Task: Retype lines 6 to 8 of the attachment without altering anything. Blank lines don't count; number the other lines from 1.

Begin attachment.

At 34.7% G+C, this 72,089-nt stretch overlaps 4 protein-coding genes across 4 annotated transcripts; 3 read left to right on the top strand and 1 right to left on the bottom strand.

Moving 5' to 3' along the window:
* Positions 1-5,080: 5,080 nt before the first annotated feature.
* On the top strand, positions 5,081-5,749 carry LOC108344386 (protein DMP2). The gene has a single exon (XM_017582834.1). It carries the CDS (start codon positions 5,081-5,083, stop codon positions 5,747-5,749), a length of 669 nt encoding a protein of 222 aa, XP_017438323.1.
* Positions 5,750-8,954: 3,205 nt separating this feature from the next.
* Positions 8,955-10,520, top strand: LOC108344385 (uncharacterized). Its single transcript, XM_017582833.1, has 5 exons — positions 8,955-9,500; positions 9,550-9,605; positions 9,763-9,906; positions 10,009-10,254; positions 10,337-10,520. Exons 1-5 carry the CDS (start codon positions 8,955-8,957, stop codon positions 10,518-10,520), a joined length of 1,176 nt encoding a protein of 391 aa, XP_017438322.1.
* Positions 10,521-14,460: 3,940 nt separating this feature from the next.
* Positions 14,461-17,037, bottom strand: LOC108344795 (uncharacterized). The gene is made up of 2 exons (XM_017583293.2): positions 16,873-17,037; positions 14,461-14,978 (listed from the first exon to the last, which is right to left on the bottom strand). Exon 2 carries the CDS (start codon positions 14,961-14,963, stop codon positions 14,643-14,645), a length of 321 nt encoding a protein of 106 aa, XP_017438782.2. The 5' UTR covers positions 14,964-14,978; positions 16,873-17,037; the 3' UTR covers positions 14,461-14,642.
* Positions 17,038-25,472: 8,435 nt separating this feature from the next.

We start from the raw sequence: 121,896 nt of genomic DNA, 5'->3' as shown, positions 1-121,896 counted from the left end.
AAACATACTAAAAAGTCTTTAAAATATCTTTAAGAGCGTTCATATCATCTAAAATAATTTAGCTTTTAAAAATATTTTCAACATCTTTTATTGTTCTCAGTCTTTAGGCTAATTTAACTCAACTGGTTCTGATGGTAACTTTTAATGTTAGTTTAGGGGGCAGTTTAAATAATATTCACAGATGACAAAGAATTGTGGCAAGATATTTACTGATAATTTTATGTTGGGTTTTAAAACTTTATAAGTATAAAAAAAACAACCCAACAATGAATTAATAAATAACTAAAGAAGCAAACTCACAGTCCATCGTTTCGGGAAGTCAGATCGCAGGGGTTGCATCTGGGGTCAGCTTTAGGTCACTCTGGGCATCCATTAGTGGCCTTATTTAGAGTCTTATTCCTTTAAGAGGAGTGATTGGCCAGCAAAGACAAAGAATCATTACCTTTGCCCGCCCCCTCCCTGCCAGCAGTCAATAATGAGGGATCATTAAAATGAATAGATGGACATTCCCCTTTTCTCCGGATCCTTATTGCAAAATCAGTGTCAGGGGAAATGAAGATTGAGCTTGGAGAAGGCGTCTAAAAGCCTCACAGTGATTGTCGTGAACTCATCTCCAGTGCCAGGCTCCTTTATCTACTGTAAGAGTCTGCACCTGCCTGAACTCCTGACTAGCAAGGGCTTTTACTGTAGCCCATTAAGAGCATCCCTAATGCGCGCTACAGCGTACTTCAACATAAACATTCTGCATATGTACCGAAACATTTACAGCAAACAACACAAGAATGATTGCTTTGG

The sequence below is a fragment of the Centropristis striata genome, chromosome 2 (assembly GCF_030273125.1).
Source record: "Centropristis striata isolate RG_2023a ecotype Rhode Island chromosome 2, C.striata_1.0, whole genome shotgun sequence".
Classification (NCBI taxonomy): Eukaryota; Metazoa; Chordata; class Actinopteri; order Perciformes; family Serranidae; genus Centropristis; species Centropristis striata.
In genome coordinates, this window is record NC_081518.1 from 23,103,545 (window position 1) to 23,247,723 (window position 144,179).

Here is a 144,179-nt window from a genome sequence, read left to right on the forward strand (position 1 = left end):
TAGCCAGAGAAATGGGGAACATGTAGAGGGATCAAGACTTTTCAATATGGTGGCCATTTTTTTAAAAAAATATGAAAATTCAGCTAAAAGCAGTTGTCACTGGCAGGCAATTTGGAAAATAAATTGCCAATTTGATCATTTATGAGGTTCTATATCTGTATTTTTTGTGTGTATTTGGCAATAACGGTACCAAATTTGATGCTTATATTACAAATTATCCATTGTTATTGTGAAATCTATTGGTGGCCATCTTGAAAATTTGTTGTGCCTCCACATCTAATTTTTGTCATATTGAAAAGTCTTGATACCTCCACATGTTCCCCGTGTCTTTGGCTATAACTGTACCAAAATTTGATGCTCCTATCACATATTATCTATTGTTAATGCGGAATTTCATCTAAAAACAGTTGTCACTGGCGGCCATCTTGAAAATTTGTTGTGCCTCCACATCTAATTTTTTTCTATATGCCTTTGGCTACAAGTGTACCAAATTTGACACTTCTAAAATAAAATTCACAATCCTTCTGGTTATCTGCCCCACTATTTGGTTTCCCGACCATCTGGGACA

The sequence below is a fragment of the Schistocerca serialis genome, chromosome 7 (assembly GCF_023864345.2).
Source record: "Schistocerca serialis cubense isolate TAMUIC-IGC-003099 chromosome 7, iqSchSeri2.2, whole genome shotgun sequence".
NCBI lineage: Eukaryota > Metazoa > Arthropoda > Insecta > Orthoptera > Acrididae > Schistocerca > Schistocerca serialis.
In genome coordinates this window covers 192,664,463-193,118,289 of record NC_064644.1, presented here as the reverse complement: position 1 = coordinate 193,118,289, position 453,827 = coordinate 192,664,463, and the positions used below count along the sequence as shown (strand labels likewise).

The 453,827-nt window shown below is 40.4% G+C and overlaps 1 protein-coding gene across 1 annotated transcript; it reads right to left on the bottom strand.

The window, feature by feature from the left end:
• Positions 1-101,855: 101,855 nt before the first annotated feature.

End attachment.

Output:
* Positions 8,955-10,520, top strand: LOC108344385 (uncharacterized). Its single transcript, XM_017582833.1, has 5 exons — positions 8,955-9,500; positions 9,550-9,605; positions 9,763-9,906; positions 10,009-10,254; positions 10,337-10,520. Exons 1-5 carry the CDS (start codon positions 8,955-8,957, stop codon positions 10,518-10,520), a joined length of 1,176 nt encoding a protein of 391 aa, XP_017438322.1.
* Positions 10,521-14,460: 3,940 nt separating this feature from the next.
* Positions 14,461-17,037, bottom strand: LOC108344795 (uncharacterized). The gene is made up of 2 exons (XM_017583293.2): positions 16,873-17,037; positions 14,461-14,978 (listed from the first exon to the last, which is right to left on the bottom strand). Exon 2 carries the CDS (start codon positions 14,961-14,963, stop codon positions 14,643-14,645), a length of 321 nt encoding a protein of 106 aa, XP_017438782.2. The 5' UTR covers positions 14,964-14,978; positions 16,873-17,037; the 3' UTR covers positions 14,461-14,642.